Now I’m moving onto ‘Tabitha and Thunderer’, which is another projected sequence of 14 sonnets.


I’ve previously documented ‘The English Strain’ project as work progressed through its three books so far. There are two comprehensive posts to check out, one that looks at Book One, The English Strain here and another at Book Two, Bad Idea here . (The final part of Bad Idea is slightly different; called ‘Idea’s Mirror’, it’s described here: https://robertsheppard.blogspot.com/2019/12/my-last-ideas-mirror-post-election-poem.html )


Parts of Book One are still available in booklet form; look here and here:


https://www.knivesforksandspoonspress.co.uk/product-page/hap-understudies-of-thomas-wyatt-s-petrarch-by-robert-sheppard-26-pages

Back to current concerns. ‘Tabitha and Thunderer’ is a version of 14 of the passionate love sonnets of ‘Sappho and Phaon’ by Mary Robinson. Carol Rumens writes about this extraordinary sonnet sequence (and its author’s extraordinary life) here:

https://www.theguardian.com/books/booksblog/2010/apr/12/sappho-phaon-mary-robinson

The whole sequence (as well as all the poems I transposed in ‘14 Standards’) may be found in Feldman, Paula, R., and Daniel Robinson. eds.  A Century of Sonnets. Oxford, New York: Oxford University Press, 1999, a fascinating and eye-opening anthology.




Here’s the poem, the second in the sequence of 14. I shall follow my previous practice of temporarily posting each poem as it’s written, and immediately reading it on video too. These are still in draft form, it is worth noting.



VIII Her Passion Increases


Why not in aching caresses I used to start
while my tangle of curls entangled him
in tangles of desire for these very curls
bare back shameful blush in vain pushes
through veins veiled in my vale no more 
a lyric professor of subjectivity I 
narrate my self bathed in sprinkled 
scorched source of song thrill
Go my Mamas with no papas shiver
your shoulders why must Thunderer’s stunted 
slaves slice through viral Liverpool streets vile
African Trade banners swaying while I
miraculate angles my heels force on him he’ll 
melt like Bo kicking fit on his office floor

28th June 2020


If Bo can’t do a press briefing at least he can do a press up!




Why ‘Tabitha and Thunderer’? Tabitha was one of Mary Robinson’s pen names; the ‘Thunderer’ was a print by James Gillray that features Mary Robinson and her lover, Ban Tarleton, the Liverpudlian war criminal and slave owner, the tight-trousered ‘Thunderer’ of the title. You can see a fine reproduction of ‘The Thunderer’ by James Gillray here:

https://www.npg.org.uk/collections/search/portrait/mw63182/The-thunderer-King-George-IV-Sir-Banastre-Tarleton-Bt

Look what Gillray's done with Mary!

The best place for more about Robinson is Byrne, Paula. Perdita: The Life of Mary Robinson. London: Harper Perennial, 2005, which I am currently reading for the second time And there’s more than enough on Tarleton in Cameron, Gail, and Stan Crooke, Liverpool – Capital of the Slave Trade. Liverpool: Picton Press, 1992.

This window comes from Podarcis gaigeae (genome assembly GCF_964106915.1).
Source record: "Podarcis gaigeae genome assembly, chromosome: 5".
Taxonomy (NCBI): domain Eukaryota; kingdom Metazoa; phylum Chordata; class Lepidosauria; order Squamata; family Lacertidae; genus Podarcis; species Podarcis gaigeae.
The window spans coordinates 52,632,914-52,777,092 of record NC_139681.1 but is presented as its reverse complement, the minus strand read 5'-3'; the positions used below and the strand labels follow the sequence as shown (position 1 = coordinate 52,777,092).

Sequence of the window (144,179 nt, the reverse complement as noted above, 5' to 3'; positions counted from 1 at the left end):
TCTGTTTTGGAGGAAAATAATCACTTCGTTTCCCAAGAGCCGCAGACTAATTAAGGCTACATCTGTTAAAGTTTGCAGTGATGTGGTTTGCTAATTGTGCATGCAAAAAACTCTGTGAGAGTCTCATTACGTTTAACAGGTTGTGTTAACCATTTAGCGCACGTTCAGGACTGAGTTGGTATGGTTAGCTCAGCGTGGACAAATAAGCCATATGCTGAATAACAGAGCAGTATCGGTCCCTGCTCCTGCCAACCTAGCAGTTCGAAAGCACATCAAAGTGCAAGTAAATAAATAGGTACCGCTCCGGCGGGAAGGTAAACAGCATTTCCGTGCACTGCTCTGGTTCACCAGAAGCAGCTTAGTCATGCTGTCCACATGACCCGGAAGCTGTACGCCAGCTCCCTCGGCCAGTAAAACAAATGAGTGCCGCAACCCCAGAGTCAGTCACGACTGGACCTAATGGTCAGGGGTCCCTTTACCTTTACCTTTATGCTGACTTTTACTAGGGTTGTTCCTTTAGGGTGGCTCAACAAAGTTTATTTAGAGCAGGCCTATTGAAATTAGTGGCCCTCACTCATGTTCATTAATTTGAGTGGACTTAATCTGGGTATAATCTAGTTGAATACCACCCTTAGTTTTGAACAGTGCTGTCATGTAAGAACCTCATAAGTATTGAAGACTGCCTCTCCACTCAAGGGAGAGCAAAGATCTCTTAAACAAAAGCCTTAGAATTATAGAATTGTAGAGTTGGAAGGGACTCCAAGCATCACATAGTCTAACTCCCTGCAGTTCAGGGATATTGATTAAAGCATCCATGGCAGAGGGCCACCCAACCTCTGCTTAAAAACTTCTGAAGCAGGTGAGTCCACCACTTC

In today’s poem I allude to the fact that when he canvassed for a Liverpool seat in parliament on a pro-slavery ticket, part of his Boris Johnson-like campaigning was to have a pair of black boys carry a banner reading ‘Support the African Trade’, i.e., slavery. The two boys may have been freed slaves, or slaves still. The streets they walk in Liverpool are named, still named, after slave-owners.

Indeed, see me read a relevant poem from ‘14 Standards’ here: http://robertsheppard.blogspot.com/2020/05/my-latest-liverpool-brexit-virus.html

We will be seeing a lot more of him (and her). But the characters in the poem have their contemporary avatars too, though I’ve yet to work them out.

As might be gathered from what I have said, British Standards as a whole (not just the corona of ‘14 Standards’) aims to present transpositions of admired sonnets of the Romantic period, from William Bowles to Dante Gabriel Rossetti. Chronologically, they lie between those of Charlotte Smith, which I’ve already worked on here, https://robertsheppard.blogspot.com/2019/07/more-english-strain-poems-overdubs-of.html

and those of Elizabeth Barrett Browning, that I’ve also worked on, both of them in the final parts of Book One:

http://robertsheppard.blogspot.com/2018/09/robert-sheppard-non-disclosure.html

I contemplate the term ‘transposition’ at the end of the following post (that is mostly about collaboration, you can scroll past that bit). In determining that ‘transposition’ isn’t collaboration proper, so far as I’m concerned, I also demonstrate, if only for myself, that ‘transposition’ isn’t translation.

https://robertsheppard.blogspot.com/2020/01/robert-sheppard-thoughts-on_27.html

Carol Rumens writes about my work, too, here, in The Guardian here. And see here for the subsequent book publication, Smart Devices: http://robertsheppard.blogspot.com/2020/01/prison-camp-violin-riga-anthologised-in.html